"MacLeod is an informed and empathetic historian and cultural critic. . . . Underlying the keenly analytic essays is MacLeod's own implicit morality—her pervasive tone of kindliness, of responsibility, of concern for the children. While not overtly polemical, MacLeod's essays are instructive to the adult reader as lessons in perception and in imaginative empathy."
—Horn Book Magazine
Most of the essays concern domestic novels for children or adolescents--stories set more or less in the time of their publication. Some essays also draw creatively on childhood memoirs, travel writings that contain foreigners' observations of American children, and other studies of children's literature.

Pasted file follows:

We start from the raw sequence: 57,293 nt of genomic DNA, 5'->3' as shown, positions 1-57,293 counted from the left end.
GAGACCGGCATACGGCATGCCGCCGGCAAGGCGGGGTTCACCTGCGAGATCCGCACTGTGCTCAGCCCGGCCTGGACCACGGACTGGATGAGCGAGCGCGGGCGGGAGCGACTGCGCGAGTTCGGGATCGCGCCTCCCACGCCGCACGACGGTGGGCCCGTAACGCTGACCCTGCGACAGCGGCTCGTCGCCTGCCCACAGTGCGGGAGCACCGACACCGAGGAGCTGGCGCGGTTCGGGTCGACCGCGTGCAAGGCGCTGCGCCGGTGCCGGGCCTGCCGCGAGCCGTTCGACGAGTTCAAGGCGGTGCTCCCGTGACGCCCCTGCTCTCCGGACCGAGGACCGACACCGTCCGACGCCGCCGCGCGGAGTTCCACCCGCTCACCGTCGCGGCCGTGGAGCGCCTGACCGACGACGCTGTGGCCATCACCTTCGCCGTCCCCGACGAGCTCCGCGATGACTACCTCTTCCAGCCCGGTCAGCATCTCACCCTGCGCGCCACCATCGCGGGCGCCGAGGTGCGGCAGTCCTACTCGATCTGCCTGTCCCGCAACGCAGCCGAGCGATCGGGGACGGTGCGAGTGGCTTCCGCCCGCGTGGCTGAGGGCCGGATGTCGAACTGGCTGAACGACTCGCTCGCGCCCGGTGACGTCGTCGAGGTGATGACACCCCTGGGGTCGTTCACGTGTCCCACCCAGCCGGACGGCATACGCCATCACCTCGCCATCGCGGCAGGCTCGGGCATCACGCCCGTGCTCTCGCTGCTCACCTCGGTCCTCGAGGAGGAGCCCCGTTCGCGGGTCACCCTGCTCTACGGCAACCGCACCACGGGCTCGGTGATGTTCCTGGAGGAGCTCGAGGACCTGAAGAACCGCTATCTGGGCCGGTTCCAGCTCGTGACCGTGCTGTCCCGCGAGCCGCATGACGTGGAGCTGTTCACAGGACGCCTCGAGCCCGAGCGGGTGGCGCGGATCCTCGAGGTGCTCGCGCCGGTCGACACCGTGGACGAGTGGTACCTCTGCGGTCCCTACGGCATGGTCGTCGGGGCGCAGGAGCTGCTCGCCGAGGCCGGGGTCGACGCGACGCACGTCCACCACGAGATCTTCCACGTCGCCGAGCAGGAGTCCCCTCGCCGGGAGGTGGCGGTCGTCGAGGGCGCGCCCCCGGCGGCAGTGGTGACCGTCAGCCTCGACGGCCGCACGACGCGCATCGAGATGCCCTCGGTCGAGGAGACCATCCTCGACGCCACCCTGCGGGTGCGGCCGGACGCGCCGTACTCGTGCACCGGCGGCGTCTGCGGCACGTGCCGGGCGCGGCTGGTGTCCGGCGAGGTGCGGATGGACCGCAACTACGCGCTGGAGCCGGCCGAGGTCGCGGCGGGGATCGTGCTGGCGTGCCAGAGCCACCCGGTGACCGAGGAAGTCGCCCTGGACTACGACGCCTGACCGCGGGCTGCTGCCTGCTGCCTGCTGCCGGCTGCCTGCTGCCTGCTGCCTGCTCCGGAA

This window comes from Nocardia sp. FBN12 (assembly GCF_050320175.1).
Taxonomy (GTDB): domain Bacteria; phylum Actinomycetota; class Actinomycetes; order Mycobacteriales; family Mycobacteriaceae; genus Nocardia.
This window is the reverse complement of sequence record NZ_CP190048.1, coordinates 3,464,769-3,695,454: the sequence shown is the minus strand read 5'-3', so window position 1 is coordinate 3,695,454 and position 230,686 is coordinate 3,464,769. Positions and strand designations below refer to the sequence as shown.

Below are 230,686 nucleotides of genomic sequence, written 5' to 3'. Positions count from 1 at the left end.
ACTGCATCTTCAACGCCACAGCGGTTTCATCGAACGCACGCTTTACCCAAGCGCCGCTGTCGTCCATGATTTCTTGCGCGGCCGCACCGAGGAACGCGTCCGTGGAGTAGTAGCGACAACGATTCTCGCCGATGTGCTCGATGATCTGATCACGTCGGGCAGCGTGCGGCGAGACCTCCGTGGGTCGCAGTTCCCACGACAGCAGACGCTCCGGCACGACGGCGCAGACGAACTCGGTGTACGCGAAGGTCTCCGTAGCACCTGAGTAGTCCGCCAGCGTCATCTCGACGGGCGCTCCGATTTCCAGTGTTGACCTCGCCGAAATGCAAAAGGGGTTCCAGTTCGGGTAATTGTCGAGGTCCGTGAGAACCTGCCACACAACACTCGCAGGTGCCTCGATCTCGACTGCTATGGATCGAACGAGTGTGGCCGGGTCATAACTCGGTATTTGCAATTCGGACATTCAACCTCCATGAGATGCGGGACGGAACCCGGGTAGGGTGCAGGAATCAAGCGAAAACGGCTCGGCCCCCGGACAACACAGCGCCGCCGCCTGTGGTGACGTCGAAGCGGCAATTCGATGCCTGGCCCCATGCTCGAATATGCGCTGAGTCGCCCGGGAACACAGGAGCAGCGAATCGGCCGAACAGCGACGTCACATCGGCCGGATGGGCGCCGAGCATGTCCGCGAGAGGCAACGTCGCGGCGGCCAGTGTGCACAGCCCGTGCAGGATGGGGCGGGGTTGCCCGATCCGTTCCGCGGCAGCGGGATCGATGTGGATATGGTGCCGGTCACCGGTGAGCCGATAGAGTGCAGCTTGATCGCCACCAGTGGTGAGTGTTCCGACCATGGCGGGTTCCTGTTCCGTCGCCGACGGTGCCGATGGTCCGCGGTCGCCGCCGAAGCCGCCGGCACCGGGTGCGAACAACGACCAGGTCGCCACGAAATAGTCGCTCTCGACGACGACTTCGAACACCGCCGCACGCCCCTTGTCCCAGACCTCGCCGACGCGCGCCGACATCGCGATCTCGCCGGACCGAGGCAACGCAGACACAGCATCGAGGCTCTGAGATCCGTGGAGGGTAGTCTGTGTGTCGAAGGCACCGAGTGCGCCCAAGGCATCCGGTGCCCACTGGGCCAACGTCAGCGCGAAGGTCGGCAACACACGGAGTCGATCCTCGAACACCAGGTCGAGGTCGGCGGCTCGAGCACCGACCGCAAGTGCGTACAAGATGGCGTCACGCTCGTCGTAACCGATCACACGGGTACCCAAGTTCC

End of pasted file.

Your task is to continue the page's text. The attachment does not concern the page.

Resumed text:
The topics on which MacLeod writes range from the current politicized marketplace for children's books, to the reestablishment (and reconfiguration) of the family in recent children's fiction, to the ways that literature challenges or enforces the idealization of children. MacLeod sometimes considers a single author's canon, as when she discusses the feminism of the Nancy Drew mystery series or the Orwellian vision of Robert Cormier. At other times, she looks at a variety of works within a particular period, for example, Jacksonian America, the post-World War II decade, or the 1970s. MacLeod also examines books that were once immensely popular but currently have no appreciable readership&38212;the Horatio Alger stories, for example—and finds fresh, intriguing ways to view the work of such well-known writers as Louisa May Alcott, Beverly Cleary, and Paul Zindel.
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